Men dancing together 1972 King Island


King Island

In 1972, Barry N. Hiller wrote a letter to the local paper on King Island in the Bass Strait.

Barry was pissed off about the homophobia he and his straight matter encountered when they danced together at the local pub.

King Island

Europeans first visited King Island in the very late 1700s. Thereafter, mainly sealers visited the remote and treacherous island. Over 60 known wrecks litter the shores of King Island, and many King Islanders are shipwreck survivors.

However, mining became a substantial industry in the 1900s, with substantial numbers of men moving to the island.

And therein lay the heart of Barry’s problem.

Men dancing together

SIR—I wish I had the journalistic ability to express myself more fully. Last night (Saturday) at the local tavern, I made the grave social error of dancing with another guy simply because I like to dance and could not get a female partner.

Need I say that the manager ordered us both from the premises on the complaint of a committee member. To be a single man on this Island gives me little joy, and the attitude of the married people in the majority towards the single man here is quite singular in the respect that they seem to regard him as a threat to their security.

It is not a crime to dance with a member of your own sex. If two women do it, it’s alright. Why, then, does it offend when two men do it? The people who are offended by the sight are mentally sick, in my opinion.

Men dancing together common in WA

In WA, where I come from, in the early days in the mining camps, it was the accepted thing for men to dance together. One would have a handkerchief tied around one arm, signifying which sex he was. They did this because of the shortage of women, and that is the only reason why we did it. Now I find that I not only had to suffer the embarrassment of being outed from the club, but I also have to suffer the humiliation of my so-called friends, with their sniggers and general suggestions that I’m a homosexual.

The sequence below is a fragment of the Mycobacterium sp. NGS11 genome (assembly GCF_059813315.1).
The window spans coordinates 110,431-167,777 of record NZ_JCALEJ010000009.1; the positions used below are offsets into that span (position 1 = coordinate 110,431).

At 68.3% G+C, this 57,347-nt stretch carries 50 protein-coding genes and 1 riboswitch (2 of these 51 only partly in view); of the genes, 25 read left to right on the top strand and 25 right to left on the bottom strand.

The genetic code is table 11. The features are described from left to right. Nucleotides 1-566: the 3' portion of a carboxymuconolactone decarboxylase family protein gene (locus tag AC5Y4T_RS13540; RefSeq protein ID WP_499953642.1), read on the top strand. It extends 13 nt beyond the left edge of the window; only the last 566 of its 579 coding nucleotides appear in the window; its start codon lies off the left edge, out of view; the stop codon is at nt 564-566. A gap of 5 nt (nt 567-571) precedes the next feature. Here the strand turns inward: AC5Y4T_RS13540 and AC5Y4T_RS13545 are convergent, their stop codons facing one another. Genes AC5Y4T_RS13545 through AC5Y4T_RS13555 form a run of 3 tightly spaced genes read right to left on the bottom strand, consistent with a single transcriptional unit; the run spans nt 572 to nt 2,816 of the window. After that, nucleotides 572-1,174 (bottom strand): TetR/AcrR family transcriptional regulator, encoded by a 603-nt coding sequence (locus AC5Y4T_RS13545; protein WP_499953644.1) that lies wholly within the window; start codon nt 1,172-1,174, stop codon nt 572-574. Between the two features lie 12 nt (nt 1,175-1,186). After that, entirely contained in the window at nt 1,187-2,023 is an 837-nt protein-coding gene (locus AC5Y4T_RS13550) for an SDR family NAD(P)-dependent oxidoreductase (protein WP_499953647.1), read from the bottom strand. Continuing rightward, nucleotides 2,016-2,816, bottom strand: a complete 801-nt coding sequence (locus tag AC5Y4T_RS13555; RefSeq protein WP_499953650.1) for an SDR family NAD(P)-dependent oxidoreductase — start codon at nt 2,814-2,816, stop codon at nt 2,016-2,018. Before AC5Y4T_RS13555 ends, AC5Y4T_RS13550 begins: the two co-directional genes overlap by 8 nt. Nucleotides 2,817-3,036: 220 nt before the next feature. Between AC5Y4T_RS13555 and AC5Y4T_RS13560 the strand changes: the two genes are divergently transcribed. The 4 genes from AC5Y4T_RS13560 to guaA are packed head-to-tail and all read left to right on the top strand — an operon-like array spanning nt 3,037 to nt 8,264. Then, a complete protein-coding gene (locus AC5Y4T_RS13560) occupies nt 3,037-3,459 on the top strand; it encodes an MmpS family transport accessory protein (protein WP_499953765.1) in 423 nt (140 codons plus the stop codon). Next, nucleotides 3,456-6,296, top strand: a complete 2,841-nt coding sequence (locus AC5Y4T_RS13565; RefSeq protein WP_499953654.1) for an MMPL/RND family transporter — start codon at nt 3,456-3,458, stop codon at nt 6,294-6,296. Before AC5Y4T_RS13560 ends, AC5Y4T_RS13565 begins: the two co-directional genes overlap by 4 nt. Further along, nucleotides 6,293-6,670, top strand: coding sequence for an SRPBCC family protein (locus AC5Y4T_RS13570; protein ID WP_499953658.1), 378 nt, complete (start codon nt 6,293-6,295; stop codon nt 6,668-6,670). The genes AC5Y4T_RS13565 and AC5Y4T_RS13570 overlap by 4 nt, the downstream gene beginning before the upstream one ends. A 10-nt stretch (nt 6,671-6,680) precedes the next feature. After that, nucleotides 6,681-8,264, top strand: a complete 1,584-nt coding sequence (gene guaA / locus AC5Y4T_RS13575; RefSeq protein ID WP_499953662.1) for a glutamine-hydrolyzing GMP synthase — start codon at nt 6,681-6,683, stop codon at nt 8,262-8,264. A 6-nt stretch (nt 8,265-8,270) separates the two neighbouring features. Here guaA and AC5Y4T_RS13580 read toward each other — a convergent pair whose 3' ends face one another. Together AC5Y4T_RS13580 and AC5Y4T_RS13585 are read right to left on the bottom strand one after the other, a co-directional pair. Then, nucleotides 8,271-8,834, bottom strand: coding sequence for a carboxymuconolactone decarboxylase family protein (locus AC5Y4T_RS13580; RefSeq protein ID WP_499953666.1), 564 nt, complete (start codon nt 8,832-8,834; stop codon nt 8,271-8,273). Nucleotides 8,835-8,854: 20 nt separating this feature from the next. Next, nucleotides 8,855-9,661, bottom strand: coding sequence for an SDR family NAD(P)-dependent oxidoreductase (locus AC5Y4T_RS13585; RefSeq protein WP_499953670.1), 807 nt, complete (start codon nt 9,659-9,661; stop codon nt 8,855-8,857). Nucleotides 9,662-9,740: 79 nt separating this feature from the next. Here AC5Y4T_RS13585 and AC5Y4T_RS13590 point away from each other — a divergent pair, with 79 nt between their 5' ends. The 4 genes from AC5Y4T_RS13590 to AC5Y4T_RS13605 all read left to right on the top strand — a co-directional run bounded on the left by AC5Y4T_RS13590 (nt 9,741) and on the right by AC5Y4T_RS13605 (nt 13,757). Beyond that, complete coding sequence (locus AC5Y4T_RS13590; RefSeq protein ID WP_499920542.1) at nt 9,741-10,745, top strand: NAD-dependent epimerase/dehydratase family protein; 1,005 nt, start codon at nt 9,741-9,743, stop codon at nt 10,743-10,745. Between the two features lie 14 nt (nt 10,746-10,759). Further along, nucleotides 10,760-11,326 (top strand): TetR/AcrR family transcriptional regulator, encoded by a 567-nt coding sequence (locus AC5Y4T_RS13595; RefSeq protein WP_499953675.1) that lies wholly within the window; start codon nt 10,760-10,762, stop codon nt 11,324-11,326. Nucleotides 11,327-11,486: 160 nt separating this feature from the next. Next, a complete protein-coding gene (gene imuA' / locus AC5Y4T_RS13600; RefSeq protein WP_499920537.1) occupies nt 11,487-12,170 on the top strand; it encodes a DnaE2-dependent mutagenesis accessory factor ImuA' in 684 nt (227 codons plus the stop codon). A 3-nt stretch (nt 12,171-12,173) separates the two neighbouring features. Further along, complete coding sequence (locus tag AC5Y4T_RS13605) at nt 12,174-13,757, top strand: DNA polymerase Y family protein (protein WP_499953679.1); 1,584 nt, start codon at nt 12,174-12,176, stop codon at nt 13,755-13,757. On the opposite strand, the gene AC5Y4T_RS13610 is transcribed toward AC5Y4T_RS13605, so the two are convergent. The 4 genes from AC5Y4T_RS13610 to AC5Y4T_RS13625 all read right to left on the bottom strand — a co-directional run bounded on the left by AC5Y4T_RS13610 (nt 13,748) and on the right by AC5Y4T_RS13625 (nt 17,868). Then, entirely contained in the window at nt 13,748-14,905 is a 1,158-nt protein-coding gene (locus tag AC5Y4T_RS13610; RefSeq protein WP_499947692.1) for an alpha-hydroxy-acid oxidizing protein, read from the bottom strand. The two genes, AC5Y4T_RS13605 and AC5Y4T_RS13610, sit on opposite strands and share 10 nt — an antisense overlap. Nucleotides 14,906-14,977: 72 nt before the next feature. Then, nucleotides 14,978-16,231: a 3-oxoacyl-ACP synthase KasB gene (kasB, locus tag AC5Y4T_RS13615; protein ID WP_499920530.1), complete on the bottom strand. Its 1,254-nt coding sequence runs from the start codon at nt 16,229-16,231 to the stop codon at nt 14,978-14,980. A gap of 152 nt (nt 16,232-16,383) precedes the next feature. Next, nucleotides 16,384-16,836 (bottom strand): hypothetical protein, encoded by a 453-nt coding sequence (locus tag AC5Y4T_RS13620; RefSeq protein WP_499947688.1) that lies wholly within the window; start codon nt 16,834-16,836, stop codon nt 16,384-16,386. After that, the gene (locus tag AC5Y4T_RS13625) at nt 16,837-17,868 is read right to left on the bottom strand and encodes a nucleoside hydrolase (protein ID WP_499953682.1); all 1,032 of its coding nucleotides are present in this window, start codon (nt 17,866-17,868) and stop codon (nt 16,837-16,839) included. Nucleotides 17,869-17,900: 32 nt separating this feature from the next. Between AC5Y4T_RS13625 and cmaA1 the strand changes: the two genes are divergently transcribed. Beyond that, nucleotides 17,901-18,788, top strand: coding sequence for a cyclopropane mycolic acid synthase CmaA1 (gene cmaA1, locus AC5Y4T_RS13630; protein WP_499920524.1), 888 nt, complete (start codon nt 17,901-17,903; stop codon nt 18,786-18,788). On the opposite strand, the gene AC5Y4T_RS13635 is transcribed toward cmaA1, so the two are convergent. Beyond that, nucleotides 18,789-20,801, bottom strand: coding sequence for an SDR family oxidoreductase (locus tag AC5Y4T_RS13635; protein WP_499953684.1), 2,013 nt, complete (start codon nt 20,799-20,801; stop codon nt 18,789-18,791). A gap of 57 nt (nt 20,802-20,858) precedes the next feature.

In the old days, a man could always resort to violence, but nowadays, he has no such mental release. He must suffer derogatory remarks. I love this Island and don’t want to leave, but I will be forced to. That is obvious.

Yours sincerely,

BARRY N. HILLIER,

King Island News 

Outside Mackay, the twirling earl of Yarmouth held all-male parties for his South Sea Islander workers and entertained the gathering with his scandalous drag act.

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Destiny Rogers

Destiny Rogers embarked on her career in the media industry immediately after high school, initially joining Mirror News, which later evolved into News Ltd. She fondly recalls editing Ian Byford's 'Passing Glances: A History of Gay Cairns' as one of her most fulfilling projects. Additionally, Destiny co-researched and co-wrote 'The Queen's Ball', chronicling the history of the world's longest-running continuous queer event. Her investigative work on the history of Australia's COON Cheese and Edward Coon culminated in the publication 'COON: More Holes than Swiss Cheese', a collaborative effort with Dr. Stephen Hagan. Destiny's journey at QNews began as a feature writer, and she was subsequently elevated to the role of Managing Editor of QNews Magazine in 2018. However, in July 2022, she decided to resign from this role to refocus on research and feature writing. For contact, please reach out at destinyr@qnews.com.au.

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